Remember how hard it was for the families of children killed in hospitals over the years to find out what happened; and even when a public inquiry found out a serious cover-up, what’s been done about it. Lessons learned about candour don’t seem to have filtered through to the families of the Muckamore scandal.

If you’ve been watching the television series “Peaky Blinders” you’ll see an era in the early part of the last century when people fought for control in a brutally violent way.

Nowadays, it would seem that words are just as potent, maybe more potent, a weapon.

It’s an era where people use social media to mock and insult without feeling accountable for their actions; a time when radio phone-ins encourage crackpots to sound off and when commentators deliberately bully and insult to demean others of a different viewpoint.

There’s something particularly distasteful about the treatment of climate activist Greta Thunberg, who dramatically warned adult world leaders that if they failed future generations “we will never forgive you.”

People may have different views on climate change and are entitle to challenge Greta, but the nature of attacks on a 16-year-old is personal and disturbing.

Toby Young tweeted calling her a “furrowed-browed little soothsayer” and Piers Morgan, the great attention seeker, called her a little drama queen. The president of the United States, Donald Trump sarcastically mocked her. As only he can. A 16-year-old!

Trump leads the way in the manipulation of the truth. Nowhere more so than his disdainful dismissal of anything in the press that he doesn’t like as “fake news.”

In a world which needs a traditional and responsible press more than ever, people who want to muddy the clear waters of truth will use the tactic of shooting the messenger, smearing their motives and even this week as Trump sat beside Johnson, he accused an American reporter of asking Boris a “very nasty question”.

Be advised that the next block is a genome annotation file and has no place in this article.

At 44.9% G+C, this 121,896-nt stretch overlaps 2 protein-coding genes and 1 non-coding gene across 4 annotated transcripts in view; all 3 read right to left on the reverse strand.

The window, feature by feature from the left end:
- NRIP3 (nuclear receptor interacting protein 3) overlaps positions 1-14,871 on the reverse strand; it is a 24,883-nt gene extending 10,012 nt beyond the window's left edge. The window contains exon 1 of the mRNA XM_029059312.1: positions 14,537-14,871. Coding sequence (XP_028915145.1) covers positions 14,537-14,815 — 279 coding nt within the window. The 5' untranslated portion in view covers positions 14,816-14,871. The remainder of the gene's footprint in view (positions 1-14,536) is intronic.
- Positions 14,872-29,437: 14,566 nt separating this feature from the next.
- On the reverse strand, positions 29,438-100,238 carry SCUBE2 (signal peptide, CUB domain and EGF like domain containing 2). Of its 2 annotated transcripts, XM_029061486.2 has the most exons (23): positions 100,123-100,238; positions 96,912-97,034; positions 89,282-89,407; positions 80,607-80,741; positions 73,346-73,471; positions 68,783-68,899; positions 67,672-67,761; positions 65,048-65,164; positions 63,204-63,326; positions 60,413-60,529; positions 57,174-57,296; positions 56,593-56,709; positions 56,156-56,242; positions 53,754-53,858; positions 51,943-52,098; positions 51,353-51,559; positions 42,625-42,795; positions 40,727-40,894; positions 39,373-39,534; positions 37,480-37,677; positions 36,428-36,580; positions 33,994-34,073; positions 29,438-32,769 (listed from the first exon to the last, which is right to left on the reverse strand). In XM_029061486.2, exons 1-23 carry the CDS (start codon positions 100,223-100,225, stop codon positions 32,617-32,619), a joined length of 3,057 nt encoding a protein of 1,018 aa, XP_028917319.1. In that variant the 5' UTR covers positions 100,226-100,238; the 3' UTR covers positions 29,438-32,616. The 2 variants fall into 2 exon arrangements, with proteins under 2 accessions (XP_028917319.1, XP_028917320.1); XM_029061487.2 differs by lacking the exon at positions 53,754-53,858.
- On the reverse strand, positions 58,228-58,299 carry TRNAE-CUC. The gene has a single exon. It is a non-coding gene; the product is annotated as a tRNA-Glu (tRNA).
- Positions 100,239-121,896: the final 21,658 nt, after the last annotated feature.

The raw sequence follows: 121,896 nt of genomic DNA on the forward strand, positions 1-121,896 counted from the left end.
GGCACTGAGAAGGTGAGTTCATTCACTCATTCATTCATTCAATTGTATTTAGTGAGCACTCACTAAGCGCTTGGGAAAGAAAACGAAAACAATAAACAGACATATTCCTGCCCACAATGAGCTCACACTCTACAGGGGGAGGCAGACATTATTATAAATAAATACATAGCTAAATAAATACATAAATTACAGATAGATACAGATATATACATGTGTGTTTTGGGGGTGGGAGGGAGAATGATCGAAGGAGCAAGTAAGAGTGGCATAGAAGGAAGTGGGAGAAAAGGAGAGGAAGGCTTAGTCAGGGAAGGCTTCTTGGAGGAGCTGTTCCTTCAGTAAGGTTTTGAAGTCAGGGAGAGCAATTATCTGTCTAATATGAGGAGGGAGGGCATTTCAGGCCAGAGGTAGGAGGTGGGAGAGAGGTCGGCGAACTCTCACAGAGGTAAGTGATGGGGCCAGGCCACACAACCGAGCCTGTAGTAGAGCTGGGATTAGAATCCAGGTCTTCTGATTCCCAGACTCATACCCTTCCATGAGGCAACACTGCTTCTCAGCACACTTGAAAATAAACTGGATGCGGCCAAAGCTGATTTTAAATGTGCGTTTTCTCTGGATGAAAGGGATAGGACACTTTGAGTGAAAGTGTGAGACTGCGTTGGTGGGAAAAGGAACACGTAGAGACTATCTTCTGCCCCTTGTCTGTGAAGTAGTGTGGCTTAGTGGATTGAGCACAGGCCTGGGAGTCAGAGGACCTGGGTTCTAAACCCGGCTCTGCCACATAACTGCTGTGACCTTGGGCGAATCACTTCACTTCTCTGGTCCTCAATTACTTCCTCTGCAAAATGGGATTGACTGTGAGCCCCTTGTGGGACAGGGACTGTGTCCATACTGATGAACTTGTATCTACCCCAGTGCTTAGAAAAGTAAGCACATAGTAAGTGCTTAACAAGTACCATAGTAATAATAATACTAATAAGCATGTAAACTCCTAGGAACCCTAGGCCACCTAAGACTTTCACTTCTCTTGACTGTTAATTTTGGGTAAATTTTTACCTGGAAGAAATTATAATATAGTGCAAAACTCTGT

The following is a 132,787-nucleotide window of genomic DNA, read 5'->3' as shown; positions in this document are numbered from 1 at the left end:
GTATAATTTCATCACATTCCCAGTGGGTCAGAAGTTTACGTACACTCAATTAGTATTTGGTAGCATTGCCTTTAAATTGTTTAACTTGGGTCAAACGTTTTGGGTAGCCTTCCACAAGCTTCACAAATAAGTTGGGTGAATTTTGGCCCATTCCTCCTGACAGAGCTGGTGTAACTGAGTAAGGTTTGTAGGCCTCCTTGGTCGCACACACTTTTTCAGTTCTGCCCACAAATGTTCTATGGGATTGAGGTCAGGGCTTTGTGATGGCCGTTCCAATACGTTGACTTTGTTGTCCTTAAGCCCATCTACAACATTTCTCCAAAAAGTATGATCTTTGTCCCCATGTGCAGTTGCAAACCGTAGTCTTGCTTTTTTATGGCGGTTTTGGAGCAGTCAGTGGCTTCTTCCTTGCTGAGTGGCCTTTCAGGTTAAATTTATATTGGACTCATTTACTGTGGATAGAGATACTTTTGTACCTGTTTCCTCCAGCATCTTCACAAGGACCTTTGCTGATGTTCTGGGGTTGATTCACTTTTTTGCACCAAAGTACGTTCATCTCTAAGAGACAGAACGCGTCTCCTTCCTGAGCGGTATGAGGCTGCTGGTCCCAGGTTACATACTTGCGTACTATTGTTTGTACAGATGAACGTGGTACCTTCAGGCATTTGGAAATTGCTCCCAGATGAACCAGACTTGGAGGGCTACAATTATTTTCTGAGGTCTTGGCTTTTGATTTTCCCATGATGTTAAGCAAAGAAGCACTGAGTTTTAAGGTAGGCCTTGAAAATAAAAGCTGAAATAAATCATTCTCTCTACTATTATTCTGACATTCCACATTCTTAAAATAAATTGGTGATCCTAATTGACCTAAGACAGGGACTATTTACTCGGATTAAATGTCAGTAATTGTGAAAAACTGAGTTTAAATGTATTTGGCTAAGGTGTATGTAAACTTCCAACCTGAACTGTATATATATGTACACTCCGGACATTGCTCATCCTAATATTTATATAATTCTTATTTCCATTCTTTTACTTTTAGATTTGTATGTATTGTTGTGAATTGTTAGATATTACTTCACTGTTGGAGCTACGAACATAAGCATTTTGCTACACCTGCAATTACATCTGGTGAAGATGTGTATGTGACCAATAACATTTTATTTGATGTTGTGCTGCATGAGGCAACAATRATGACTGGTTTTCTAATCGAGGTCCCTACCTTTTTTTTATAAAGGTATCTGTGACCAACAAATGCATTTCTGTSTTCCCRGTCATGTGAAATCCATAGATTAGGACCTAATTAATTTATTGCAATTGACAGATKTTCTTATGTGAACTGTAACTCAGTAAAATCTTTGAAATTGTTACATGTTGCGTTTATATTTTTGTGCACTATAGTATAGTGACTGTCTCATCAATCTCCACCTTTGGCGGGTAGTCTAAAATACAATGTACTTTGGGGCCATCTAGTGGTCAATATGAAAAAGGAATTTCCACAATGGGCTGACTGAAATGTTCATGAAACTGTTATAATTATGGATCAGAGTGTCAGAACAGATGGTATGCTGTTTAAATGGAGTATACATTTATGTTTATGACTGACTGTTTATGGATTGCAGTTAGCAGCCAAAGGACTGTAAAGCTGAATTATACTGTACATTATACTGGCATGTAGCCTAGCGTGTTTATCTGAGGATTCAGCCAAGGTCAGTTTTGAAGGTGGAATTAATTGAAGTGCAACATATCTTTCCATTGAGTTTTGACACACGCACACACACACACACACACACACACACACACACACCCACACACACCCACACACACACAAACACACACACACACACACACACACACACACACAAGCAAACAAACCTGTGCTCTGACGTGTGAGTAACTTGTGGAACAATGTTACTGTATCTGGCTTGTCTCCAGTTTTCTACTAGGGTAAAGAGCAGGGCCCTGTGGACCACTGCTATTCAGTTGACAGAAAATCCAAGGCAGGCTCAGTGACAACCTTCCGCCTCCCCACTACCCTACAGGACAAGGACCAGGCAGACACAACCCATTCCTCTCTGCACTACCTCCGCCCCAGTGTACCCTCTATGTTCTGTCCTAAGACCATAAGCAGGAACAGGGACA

It was actually a legitimate question about the Supreme Court ruling.

The 11 judges are at the very top of their experience and knowledge and ruled on the law. Even they, though, are being accused of bias by political pygmies and the independent judiciary has previously been branded “enemies of the people.”

As someone tweeted: “If judges won’t make decisions that I agree with, they should be replaced with judges who will.” Watch out for this. It’s rife.

Robust debate, it seems to me, is fine. Differences of opinion and even differences of interpretation have been with us for ever. Deception in politics and in life are hardly new, spin is not a new phenomenon.

But now there seems to be such a sinister and cynical manipulation of the facts that one wonders who or what to believe any more.

Those engaged in working with victims of domestic violence will tell you that a major problem now is “coercive control” and it’s pretty horrible to watch people in public life engaging in it, bullying through words and even using half-truths and even blatant untruths to push their own agenda.

And yet, the scoffing, nasty weaponising use of words seems an acceptable part of life now.